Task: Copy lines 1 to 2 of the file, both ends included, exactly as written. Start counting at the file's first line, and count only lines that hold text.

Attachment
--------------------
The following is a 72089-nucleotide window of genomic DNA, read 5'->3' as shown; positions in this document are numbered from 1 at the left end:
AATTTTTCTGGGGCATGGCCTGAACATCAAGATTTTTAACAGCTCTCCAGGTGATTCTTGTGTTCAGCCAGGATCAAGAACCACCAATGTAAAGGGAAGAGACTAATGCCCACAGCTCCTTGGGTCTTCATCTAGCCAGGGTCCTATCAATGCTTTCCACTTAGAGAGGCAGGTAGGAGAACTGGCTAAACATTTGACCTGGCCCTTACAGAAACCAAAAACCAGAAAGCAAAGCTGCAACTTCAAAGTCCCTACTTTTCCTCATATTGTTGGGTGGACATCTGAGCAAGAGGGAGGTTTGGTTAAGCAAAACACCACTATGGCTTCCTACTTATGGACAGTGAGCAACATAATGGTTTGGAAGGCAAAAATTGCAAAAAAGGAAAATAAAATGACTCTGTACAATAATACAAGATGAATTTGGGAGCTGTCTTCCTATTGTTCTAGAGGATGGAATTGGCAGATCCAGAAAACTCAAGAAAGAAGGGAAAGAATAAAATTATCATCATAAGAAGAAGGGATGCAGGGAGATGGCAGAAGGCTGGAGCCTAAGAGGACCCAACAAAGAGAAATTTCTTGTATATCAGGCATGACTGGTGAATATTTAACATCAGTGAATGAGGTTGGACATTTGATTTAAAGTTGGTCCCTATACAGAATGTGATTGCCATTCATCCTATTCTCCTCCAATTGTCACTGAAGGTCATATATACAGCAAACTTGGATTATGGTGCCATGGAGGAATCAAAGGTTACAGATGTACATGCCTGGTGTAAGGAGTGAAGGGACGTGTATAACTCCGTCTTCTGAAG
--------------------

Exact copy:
The following is a 72089-nucleotide window of genomic DNA, read 5'->3' as shown; positions in this document are numbered from 1 at the left end:
AATTTTTCTGGGGCATGGCCTGAACATCAAGATTTTTAACAGCTCTCCAGGTGATTCTTGTGTTCAGCCAGGATCAAGAACCACCAATGTAAAGGGAAGAGACTAATGCCCACAGCTCCTTGGGTCTTCATCTAGCCAGGGTCCTATCAATGCTTTCCACTTAGAGAGGCAGGTAGGAGAACTGGCTAAACATTTGACCTGGCCCTTACAGAAACCAAAAACCAGAAAGCAAAGCTGCAACTTCAAAGTCCCTACTTTTCCTCATATTGTTGGGTGGACATCTGAGCAAGAGGGAGGTTTGGTTAAGCAAAACACCACTATGGCTTCCTACTTATGGACAGTGAGCAACATAATGGTTTGGAAGGCAAAAATTGCAAAAAAGGAAAATAAAATGACTCTGTACAATAATACAAGATGAATTTGGGAGCTGTCTTCCTATTGTTCTAGAGGATGGAATTGGCAGATCCAGAAAACTCAAGAAAGAAGGGAAAGAATAAAATTATCATCATAAGAAGAAGGGATGCAGGGAGATGGCAGAAGGCTGGAGCCTAAGAGGACCCAACAAAGAGAAATTTCTTGTATATCAGGCATGACTGGTGAATATTTAACATCAGTGAATGAGGTTGGACATTTGATTTAAAGTTGGTCCCTATACAGAATGTGATTGCCATTCATCCTATTCTCCTCCAATTGTCACTGAAGGTCATATATACAGCAAACTTGGATTATGGTGCCATGGAGGAATCAAAGGTTACAGATGTACATGCCTGGTGTAAGGAGTGAAGGGACGTGTATAACTCCGTCTTCTGAAG